It’s shrugged off its hippie vibe but Byron Bay still knows how to do laidback like nowhere else. By the end of the weekend, you will, too.
What makes Byron Bay such a drawcard? Is it the beaches (stunning), the food scene (creative) or the natural attractions (breathtaking)? Mark off all three and then add top-notch accommodation, good coffee, a bustling shopping strip and friendly locals. And don’t forget the sun. A weekend getaway in the northern NSW town is very manageable – take a quick flight into Ballina Byron Airport, pick up a hire car (there’s a Hertz just inside the airport) and hit the road. You’ll be enjoying the charms of Byron within 40 minutes – or you could live like a local by taking your time and stopping off at the small coastal towns along the way. Rush? Up this way there’s no such thing…
Elements of Byron
This resort sits on the shores of pristine Belongil Beach, which means that you’re in the heart of Byron (just a 30-minute walk along the beach and you’ll hit town) but away from the hustle. This is rainforest-meets-the-sea territory – the owners of Elements planted some 65,000 native trees and plants on the site and there are more than 100 single-storey villas dotted within 22 hectares. Choose to be a sloth (nab a bure by the 850,000-litre infinity lagoon pool, kick back by the communal fire pit or book a treatment at Osprey Spa) or get amongst it. There’s horse riding, surfing, kayaking, beach volleyball and, if you’re feeling extra energetic, complimentary sunrise yoga.
SEE ALSO: Our review on East on Byron Apartments
Breakfast at Graze
Wander up to Elements’ in-house restaurant, Graze, for a solid buffet breakfast. Or go à la carte and tuck into everything from truffled baked eggs to blueberry, orange and dark chocolate pancakes.
Lunch at Balcony Bar & Oyster Co.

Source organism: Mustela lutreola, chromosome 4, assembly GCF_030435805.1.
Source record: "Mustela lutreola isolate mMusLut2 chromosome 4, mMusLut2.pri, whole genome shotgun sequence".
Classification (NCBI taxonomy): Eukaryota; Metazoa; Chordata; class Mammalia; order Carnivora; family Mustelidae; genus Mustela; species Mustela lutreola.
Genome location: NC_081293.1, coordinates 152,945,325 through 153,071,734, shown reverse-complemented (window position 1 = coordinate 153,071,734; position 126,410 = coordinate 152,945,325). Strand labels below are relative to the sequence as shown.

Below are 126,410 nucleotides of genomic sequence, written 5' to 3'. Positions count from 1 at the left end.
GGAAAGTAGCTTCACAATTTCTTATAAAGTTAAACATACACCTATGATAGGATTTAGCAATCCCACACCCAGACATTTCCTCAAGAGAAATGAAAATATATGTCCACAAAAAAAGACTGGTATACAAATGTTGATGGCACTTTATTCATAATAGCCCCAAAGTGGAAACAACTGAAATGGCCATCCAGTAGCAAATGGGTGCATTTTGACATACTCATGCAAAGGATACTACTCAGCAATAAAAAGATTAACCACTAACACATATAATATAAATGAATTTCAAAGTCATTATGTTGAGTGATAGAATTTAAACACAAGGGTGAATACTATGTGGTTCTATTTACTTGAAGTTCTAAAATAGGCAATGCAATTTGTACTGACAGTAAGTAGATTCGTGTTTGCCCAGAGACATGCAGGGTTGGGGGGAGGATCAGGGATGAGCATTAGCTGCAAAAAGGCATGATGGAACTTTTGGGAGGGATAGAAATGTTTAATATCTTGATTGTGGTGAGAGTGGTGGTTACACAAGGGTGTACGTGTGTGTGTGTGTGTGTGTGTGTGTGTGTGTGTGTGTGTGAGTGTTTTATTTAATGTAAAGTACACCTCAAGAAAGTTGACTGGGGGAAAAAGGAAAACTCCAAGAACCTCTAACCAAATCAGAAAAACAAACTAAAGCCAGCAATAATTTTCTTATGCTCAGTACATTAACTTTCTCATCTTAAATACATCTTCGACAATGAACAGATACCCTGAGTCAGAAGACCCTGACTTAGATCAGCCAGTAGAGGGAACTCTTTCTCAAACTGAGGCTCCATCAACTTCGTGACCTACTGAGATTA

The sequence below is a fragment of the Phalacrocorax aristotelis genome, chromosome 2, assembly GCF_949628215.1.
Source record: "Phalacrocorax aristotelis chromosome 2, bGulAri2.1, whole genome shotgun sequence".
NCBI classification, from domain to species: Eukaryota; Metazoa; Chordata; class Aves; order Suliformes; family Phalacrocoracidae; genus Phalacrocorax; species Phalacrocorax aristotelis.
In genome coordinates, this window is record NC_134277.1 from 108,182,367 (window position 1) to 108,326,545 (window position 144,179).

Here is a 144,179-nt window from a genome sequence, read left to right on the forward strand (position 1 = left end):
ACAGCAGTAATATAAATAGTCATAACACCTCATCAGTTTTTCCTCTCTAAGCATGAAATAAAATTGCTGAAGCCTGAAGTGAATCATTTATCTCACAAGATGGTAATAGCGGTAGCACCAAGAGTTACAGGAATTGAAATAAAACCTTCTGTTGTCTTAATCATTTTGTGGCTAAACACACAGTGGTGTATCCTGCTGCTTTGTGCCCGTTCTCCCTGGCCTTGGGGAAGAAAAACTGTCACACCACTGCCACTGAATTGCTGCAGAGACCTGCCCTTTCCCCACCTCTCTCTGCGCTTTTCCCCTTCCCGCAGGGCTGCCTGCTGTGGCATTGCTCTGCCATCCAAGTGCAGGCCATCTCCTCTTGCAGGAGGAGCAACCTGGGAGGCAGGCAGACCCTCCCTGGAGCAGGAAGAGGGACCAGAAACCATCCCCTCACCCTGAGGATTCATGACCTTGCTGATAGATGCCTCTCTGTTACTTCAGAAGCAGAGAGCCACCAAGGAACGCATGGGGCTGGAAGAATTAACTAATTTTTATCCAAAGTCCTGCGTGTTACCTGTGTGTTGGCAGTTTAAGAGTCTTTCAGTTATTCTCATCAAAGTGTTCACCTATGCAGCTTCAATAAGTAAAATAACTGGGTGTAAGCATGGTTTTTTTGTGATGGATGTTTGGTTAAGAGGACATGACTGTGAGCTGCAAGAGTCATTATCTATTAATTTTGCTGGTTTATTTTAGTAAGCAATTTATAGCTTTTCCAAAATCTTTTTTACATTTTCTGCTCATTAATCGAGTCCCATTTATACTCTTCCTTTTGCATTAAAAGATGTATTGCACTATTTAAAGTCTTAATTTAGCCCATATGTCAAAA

This iconic building on the corner of Lawson and Johnson streets was a tea house in the whaling days and has variously been a string of restaurants over the years. But since Sydney hotelier Fraser Short took over Balcony Bar & Oyster Co. last year, the Balinese artefacts of the ’90s have been replaced with white weatherboards, giving it a plantation feel. Grab a seat on the, ahem, balcony and tuck into executive chef Sean Connolly’s casual share plates (crab and lettuce tacos, salt and pepper school prawns) or more substantial offerings. But it would be a crime not to order the oysters.
SEE ALSO: Explore Byron Bay Farmers' Markets
Take in the views at Pat Morton Lookout
No, you won’t have the place to yourself. At any time of day, this sweet spot on Lennox Head, halfway between Ballina airport and Byron, is filled with locals and tourists alike, all enjoying sweeping views of the Pacific Ocean and the antics of the surfers below. But when the whales are migrating (June to November), there is no better place to watch their graceful arc.
Swim in a tea-tree lake
Drive to the end of Pacific Parade in Lennox Head and you’ll find Lake Ainsworth, a tea-tree-stained lake that, thanks to the tea tree oil that has dripped into the water from the surrounding trees, is said to have healing powers. Don’t let the copper-coloured ripples put you off – there is something quite magical about swimming here. A perfect precursor to lunch or dinner at Foam.
Visit The Farm
Every guide to Byron Bay mentions The Farm. Why? Because it’s that good. This working farm is a collection of “micro businesses” – The Three Blue Ducks restaurant and café, a produce store, bakery and florist. Wander around (and take the obligatory Instagram shots) before garnering a table on the patio and hoeing into avocado, stracchino and poached eggs with macadamia crumb and chilli sourdough (breakfast) or slow-cooked beef brisket and smoked-potato mayo with beer mustard, farm dill pickle and buttermilk onion ring (lunch). It can get very busy so consider going early (or take a picnic blanket and pick up some takeaway from the café or pre-order a hamper). It’s a great spot for kids, too – there’s a playground as well as pigs, chickens and tractors to see, and workshops during the holidays.
SEE ALSO: A Concierge’s Guide to Byron Bay